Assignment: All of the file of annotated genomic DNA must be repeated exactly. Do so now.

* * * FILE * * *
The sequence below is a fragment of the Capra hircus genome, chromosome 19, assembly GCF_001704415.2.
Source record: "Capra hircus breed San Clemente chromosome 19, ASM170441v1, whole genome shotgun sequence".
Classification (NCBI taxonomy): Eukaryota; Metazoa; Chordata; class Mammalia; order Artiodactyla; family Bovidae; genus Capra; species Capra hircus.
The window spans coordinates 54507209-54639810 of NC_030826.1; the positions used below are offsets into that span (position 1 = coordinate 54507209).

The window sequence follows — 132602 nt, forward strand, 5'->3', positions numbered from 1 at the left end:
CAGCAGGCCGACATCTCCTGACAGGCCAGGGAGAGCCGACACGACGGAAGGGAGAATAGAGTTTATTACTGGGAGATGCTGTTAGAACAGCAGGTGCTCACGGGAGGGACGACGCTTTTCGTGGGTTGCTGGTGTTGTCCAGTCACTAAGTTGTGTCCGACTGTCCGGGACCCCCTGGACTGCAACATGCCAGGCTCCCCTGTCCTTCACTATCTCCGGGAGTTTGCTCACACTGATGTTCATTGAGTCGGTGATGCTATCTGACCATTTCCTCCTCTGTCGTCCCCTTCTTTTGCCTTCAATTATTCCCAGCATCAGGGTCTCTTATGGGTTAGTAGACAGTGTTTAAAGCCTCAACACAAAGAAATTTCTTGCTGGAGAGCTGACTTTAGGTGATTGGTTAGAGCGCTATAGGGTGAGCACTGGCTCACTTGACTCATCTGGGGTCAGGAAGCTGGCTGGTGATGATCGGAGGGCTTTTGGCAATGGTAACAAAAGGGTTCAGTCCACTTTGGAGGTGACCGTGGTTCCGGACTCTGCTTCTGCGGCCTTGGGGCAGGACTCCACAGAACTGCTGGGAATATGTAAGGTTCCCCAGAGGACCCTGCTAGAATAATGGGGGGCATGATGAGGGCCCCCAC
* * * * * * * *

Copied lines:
The sequence below is a fragment of the Capra hircus genome, chromosome 19, assembly GCF_001704415.2.
Source record: "Capra hircus breed San Clemente chromosome 19, ASM170441v1, whole genome shotgun sequence".
Classification (NCBI taxonomy): Eukaryota; Metazoa; Chordata; class Mammalia; order Artiodactyla; family Bovidae; genus Capra; species Capra hircus.
The window spans coordinates 54507209-54639810 of NC_030826.1; the positions used below are offsets into that span (position 1 = coordinate 54507209).

The window sequence follows — 132602 nt, forward strand, 5'->3', positions numbered from 1 at the left end:
CAGCAGGCCGACATCTCCTGACAGGCCAGGGAGAGCCGACACGACGGAAGGGAGAATAGAGTTTATTACTGGGAGATGCTGTTAGAACAGCAGGTGCTCACGGGAGGGACGACGCTTTTCGTGGGTTGCTGGTGTTGTCCAGTCACTAAGTTGTGTCCGACTGTCCGGGACCCCCTGGACTGCAACATGCCAGGCTCCCCTGTCCTTCACTATCTCCGGGAGTTTGCTCACACTGATGTTCATTGAGTCGGTGATGCTATCTGACCATTTCCTCCTCTGTCGTCCCCTTCTTTTGCCTTCAATTATTCCCAGCATCAGGGTCTCTTATGGGTTAGTAGACAGTGTTTAAAGCCTCAACACAAAGAAATTTCTTGCTGGAGAGCTGACTTTAGGTGATTGGTTAGAGCGCTATAGGGTGAGCACTGGCTCACTTGACTCATCTGGGGTCAGGAAGCTGGCTGGTGATGATCGGAGGGCTTTTGGCAATGGTAACAAAAGGGTTCAGTCCACTTTGGAGGTGACCGTGGTTCCGGACTCTGCTTCTGCGGCCTTGGGGCAGGACTCCACAGAACTGCTGGGAATATGTAAGGTTCCCCAGAGGACCCTGCTAGAATAATGGGGGGCATGATGAGGGCCCCCAC